We need to teach future generations to have a new approach to design. Do you think that design also needs to set new objectives?
Absolutely, and I think that a lot of people are already thinking about this. People need to have the opportunity to reflect in a better way on the right thing to do. The other evening I was in a restaurant and my companions told me a lovely and emblematic story. The owner of a well-established wine-producing company in the area, when he was 60, woke up one night thinking: “What I produce is horrible, we need to go back to a more natural way of drinking wine”. He decided to change from one day to the next and was one of the first to produce wine with natural methods, without any additives. This needs to be the same with industry, we need to ask ourselves in what way we can produce in the right way. It takes a lot of courage from both companies and designers too.
At this point, governments need to step in to make a difference...
Yes, and it is also a group effort. Designers, engineers, companies and governments all working towards the same objective. In open-source people work together better.
In your world-wide search for a new type of design, did you come across different approaches in the different countries?
I have never looked at the matter from a nationalistic point of view, because I think that a lot of people in different parts of the world work together in a natural manner. I see more collaboration than competition. There is a lot of sharing. It is also true that there are schools such as Central Saint Martins which are more attentive of this aspect. The Netherlands, an entire country, aware that it possesses limited resources, has always treated these matters with particular sensitivity. In the United States, in terms of biodesign, there is a more technological and industrial viewpoint.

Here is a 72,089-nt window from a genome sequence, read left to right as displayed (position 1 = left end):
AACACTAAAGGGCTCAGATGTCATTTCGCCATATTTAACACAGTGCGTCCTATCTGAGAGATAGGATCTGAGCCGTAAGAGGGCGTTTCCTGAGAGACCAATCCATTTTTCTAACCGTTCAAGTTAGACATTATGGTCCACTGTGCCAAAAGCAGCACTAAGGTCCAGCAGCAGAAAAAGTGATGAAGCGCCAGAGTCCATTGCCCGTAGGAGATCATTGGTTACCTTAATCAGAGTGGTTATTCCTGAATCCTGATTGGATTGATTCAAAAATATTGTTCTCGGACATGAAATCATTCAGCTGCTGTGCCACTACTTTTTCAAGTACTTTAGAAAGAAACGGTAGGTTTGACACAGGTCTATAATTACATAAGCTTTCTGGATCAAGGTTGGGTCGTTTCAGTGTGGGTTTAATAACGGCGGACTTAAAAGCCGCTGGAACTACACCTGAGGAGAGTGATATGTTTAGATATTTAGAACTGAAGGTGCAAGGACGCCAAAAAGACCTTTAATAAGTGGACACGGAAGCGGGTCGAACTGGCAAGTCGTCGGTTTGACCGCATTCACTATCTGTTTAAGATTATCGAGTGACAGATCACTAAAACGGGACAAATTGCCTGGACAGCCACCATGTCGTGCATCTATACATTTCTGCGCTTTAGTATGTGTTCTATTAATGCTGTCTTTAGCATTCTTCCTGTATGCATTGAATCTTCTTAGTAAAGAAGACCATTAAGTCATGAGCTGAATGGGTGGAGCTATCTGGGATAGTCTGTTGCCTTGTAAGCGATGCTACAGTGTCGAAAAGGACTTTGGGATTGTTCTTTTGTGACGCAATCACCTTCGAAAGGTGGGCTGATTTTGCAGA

What are your first conclusions on this research and what will the next step be?
The research continues on a daily basis, working in the trend forecasting sector I am continuously looking at what the future holds. At the moment we are examining the trends for 2022. Many of the things presented at this bienniale are ongoing research projects. There is no beginning or end, they are continuously evolving.
- Me, Nous, You. Designing Common Ground. 11. Biennale Biennale Internazionale Design di Saint-Étienne
- Opening dates:
- 21 March – 22 April 2019
- Lisa White
- Cité du design
- 3 rue Javelin Pagnon, 42000 Saint-Étienne